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Discussion Starter #1
I have a 2002 Ford Focus SE Sedan with 148K miles. I've been told the struts are worn and am considering the following five options, but would like some advice:

  • Do nothing. The struts aren't leaking, the car drives okay. The only real wear I see is the rubber around the spring seats is cracked, but most replacement struts don't even come with this.
  • KYB Front Struts and Rear Shocks from RockAuto - $175. I would either rent a spring compressor or Harbor Freight sells a four-point one for $65. Typically, I'd be fine with this, but Ford sent a notice early on about a recall - http://www.autosafety.org/ford-repair-springs-focus - I seem to remember getting a letter about it, but it was for 10 years or 150K miles, and I'm over that. Not sure if that means I really should replace the springs, or since they haven't failed, mine are okay.
  • KYB Quick Struts and Rear Shocks From Rock Auto - $287.71 - This replaces the front springs and upper mounts as well - basically fixes MOST of the potential problems (except sway bar links, etc.)
  • M-3000-ZX3A from Tasca - $334 shipped. This also replaces the needed parts, but I would have to change the rear springs, but everyone says it is a great kit. A bit more than I'd like to spend, though.
  • M-3000-ZX3 from Tasca - $285 shipped. Oddly, this is less money but includes the rear bar and is about the same price as the RockAuto Quick Struts. But if it don't re-use the 13-year old mounts, the cost is the same as the ZX3A, and I'm not sure if my car is setup for the rear bar anyway.

Other considerations - I guess I would want to replace the top mounts for around $50 if it don't go with quick struts, and the end links for $25-ish regardless.

http://www.focusfanatics.com/forum/showthread.php?t=151009 - Pictures aren't working here for me, but apparently there is a rubber isolator at the base of the OEM spring. That part is cracked and broken on my car. Obviously, it will take the same amount of work to replace that part alone as it would to replace the strut or springs - but I don't see it included with any of the replacement kits. Is it important, and can it be bought separately and should I try to buy a new one if I replace the struts or springs?

Advice and opinions?

Thanks in advance!!!
 

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I used the Moog complete struts from RockAuto. They were the cheapest at the time and they've been fine for me. I only replaced them because the handling was actually getting bad, with nothing to dampen reciprocation in the springs.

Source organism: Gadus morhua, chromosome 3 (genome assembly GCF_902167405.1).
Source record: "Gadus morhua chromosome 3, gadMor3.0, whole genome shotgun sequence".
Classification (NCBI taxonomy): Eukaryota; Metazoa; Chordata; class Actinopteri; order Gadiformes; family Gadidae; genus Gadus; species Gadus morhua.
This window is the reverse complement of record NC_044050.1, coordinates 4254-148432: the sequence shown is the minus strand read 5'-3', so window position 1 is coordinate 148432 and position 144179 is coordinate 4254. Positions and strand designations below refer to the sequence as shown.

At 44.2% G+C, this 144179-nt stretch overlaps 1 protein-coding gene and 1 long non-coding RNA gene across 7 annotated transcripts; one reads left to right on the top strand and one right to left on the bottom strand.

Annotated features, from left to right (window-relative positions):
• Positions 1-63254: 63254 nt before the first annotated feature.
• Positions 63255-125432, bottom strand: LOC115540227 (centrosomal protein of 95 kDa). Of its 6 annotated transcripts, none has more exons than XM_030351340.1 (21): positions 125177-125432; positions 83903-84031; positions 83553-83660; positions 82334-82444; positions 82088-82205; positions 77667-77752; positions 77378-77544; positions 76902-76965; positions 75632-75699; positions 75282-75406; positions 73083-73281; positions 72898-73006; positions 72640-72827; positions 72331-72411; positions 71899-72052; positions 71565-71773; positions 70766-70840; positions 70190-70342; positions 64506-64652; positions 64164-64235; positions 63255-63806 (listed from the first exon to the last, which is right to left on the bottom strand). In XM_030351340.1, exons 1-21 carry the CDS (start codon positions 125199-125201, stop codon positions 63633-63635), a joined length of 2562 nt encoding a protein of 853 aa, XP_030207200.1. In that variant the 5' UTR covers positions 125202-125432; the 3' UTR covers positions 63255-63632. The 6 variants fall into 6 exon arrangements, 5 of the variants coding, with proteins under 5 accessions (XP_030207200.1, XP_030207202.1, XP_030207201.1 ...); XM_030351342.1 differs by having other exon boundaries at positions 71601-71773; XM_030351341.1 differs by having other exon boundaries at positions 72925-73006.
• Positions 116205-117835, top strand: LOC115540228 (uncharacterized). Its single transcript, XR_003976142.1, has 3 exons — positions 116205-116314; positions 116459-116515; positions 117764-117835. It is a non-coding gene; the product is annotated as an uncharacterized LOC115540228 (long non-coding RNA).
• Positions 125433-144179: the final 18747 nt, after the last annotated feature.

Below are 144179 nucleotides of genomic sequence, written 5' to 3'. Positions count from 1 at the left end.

Toby
 

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Discussion Starter #3
That would cut it down to $220 and free up some money for end links (a bit more b/c shipping from two warehouses).

I was a bit leary of Monroe so avoided Moog as they were even cheaper than Monroe, but good to know they are working well for you!!!
 

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I was skeptical myself, but I'd heard such good things about Moog that I gave them a shot. They aren't miraculous or anything, but I've used the Monroe junk before, and the Moogs are a world apart. I'm like you, I just want to keep the car moving down the road. I've had the struts for about half a year and they work just fine.

Toby
 

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Discussion Starter #5
I decided to put this project off until next Spring, and I thought I would also replace the sway bar end-links and bushings at the same time, but I do have three additional questions:

  • The front sway bar bushings look like a pain to change. The left one I can't even see or feel. Some threads mention loosening the subframe without dropping it to replace them, but I don't think I want to attempt that. Is there any harm in NOT changing the front bushings? (I'm assuming not since I'm not changing any of the parts until next year ...)